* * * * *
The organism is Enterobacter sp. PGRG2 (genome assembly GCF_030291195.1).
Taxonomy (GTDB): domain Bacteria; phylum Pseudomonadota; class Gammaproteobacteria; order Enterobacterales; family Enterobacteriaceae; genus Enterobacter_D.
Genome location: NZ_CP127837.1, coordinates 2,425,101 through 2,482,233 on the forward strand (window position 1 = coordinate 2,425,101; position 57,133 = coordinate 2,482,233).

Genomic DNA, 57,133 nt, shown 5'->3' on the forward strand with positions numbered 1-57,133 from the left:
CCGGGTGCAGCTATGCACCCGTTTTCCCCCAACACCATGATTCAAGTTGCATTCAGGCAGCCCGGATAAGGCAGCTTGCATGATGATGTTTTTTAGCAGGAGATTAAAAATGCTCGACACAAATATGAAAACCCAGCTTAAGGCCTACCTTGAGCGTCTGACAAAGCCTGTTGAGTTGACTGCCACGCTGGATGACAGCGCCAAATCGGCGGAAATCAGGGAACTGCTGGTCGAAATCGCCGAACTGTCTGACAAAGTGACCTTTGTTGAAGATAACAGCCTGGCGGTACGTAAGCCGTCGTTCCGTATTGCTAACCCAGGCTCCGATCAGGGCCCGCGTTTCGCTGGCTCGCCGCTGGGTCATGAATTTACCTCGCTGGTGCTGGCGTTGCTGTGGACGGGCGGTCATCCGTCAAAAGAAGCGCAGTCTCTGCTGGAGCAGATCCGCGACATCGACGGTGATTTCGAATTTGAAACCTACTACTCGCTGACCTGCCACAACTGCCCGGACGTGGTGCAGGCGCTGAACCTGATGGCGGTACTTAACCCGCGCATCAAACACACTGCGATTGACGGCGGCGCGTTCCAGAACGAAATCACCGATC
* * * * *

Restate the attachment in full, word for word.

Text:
The organism is Enterobacter sp. PGRG2 (genome assembly GCF_030291195.1).
Taxonomy (GTDB): domain Bacteria; phylum Pseudomonadota; class Gammaproteobacteria; order Enterobacterales; family Enterobacteriaceae; genus Enterobacter_D.
Genome location: NZ_CP127837.1, coordinates 2,425,101 through 2,482,233 on the forward strand (window position 1 = coordinate 2,425,101; position 57,133 = coordinate 2,482,233).

Genomic DNA, 57,133 nt, shown 5'->3' on the forward strand with positions numbered 1-57,133 from the left:
CCGGGTGCAGCTATGCACCCGTTTTCCCCCAACACCATGATTCAAGTTGCATTCAGGCAGCCCGGATAAGGCAGCTTGCATGATGATGTTTTTTAGCAGGAGATTAAAAATGCTCGACACAAATATGAAAACCCAGCTTAAGGCCTACCTTGAGCGTCTGACAAAGCCTGTTGAGTTGACTGCCACGCTGGATGACAGCGCCAAATCGGCGGAAATCAGGGAACTGCTGGTCGAAATCGCCGAACTGTCTGACAAAGTGACCTTTGTTGAAGATAACAGCCTGGCGGTACGTAAGCCGTCGTTCCGTATTGCTAACCCAGGCTCCGATCAGGGCCCGCGTTTCGCTGGCTCGCCGCTGGGTCATGAATTTACCTCGCTGGTGCTGGCGTTGCTGTGGACGGGCGGTCATCCGTCAAAAGAAGCGCAGTCTCTGCTGGAGCAGATCCGCGACATCGACGGTGATTTCGAATTTGAAACCTACTACTCGCTGACCTGCCACAACTGCCCGGACGTGGTGCAGGCGCTGAACCTGATGGCGGTACTTAACCCGCGCATCAAACACACTGCGATTGACGGCGGCGCGTTCCAGAACGAAATCACCGATC